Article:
The Supreme Court on Tuesday rejected a petition for a second appeal by a Ukrainian-Israeli handyman convicted in the high-profile, brutal murder of a teenage girl at a Golan Heights school in 2006.
Roman Zadarov is serving a life sentence for the 2006 grisly murder of 13-year-old Tair Rada, who was found stabbed to death in a bathroom stall in her Katzrin school, with slashes to her neck, stab wounds across her body, and severe blows to her head.
In the ruling, Supreme Court President Miriam Naor said that despite the substantial public interest in the case, there was no “legal justification” to retry Zadorov.
“There must be a distinction between public interest and what the law demands,” Naor wrote in her decision.
Zadorov, who worked as a maintenance man at the school at the time, was arrested and charged with the killing. Two weeks after his arrest, police announced Zadorov had confessed to Rada’s murder and reenacted the attack for investigators. But a day later, Zadorov’s defense attorney announced that his client had recanted his confession, claiming his confession and reenactment were coerced and included incorrect information.
In 2010, nearly four years after he was first arrested, the Nazareth District Court sentenced him to life in prison.
Much of the public debate over Zadorov’s conviction focused on the type of knife used — the murder weapon was never recovered — and a bloody footprint found on Rada’s jeans.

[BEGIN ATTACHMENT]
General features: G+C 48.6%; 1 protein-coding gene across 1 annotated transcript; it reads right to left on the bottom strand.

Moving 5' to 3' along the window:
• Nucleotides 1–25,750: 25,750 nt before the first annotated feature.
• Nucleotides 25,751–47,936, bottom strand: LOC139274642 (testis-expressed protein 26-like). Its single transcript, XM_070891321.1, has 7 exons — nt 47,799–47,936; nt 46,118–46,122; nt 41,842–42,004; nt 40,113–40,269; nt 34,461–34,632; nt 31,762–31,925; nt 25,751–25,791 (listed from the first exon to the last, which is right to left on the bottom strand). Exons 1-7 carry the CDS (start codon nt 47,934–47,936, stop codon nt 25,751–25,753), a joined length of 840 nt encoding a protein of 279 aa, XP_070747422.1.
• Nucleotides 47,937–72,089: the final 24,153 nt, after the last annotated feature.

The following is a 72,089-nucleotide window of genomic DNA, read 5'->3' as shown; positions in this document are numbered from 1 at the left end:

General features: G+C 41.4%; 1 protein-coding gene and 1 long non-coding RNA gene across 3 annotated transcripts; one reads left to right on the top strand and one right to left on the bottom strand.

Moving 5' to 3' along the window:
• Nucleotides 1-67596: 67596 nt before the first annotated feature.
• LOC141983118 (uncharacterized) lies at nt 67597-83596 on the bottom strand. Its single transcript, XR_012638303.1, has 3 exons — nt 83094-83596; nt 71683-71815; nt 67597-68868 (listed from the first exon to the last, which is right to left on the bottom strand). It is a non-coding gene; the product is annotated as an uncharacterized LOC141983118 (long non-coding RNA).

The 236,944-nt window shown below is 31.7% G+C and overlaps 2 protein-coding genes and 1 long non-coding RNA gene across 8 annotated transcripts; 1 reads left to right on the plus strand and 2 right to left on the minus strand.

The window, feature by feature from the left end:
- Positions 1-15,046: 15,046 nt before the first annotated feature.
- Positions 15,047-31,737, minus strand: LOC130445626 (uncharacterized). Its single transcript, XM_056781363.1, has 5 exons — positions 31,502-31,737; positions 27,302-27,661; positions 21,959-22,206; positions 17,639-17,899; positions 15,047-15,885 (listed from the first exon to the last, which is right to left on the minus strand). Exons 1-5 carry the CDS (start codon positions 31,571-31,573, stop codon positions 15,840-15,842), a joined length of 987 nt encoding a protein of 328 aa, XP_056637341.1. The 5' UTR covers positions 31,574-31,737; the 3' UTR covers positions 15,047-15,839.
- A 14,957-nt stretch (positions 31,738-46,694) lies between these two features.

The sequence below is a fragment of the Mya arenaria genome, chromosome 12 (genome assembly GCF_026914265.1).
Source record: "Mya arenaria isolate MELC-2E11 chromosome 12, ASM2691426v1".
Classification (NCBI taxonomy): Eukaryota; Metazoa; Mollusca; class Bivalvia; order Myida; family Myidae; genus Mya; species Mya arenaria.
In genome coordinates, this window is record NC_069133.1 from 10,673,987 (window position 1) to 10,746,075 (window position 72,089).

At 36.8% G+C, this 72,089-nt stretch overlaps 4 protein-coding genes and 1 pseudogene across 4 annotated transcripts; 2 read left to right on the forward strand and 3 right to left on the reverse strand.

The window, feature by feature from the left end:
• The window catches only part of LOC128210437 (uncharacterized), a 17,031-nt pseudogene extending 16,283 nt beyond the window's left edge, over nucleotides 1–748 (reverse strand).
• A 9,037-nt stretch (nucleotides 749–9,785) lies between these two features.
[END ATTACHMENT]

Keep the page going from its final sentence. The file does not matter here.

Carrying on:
In his confession, Zadorov said he attacked Rada with a box cutter, which has a smooth blade, whereas a forensic expert testified that wounds on the victim’s chin were caused by a serrated knife. He maintains that his confession was coerced.
Last December, a panel of three Supreme Court Judges upheld Zadorov’s conviction in a split 2-1 decision. The dissenting opinion came from Justice Yoram Danziger, who said there was sufficient reasonable doubt to exonerate Zadorov.
After that hearing, Zadorov’s public defender said his client would file an appeal since the decision to uphold his murder conviction was not unanimous.
In January, the Supreme Court agreed to hear Zadorov’s second appeal, despite objections by state prosecutors who argued at the time that the justices’ dissenting opinions was not enough to warrant a retrial.
Meanwhile, public support for Zadorov has grown steadily, with his supporters alleging his conviction was based on circumstantial evidence and claiming police framed him.
In recent months, online petitions and social media groups calling on President Reuven Rivlin to commute Zadorov’s life sentence have garnered thousands of supporters in Israel and abroad.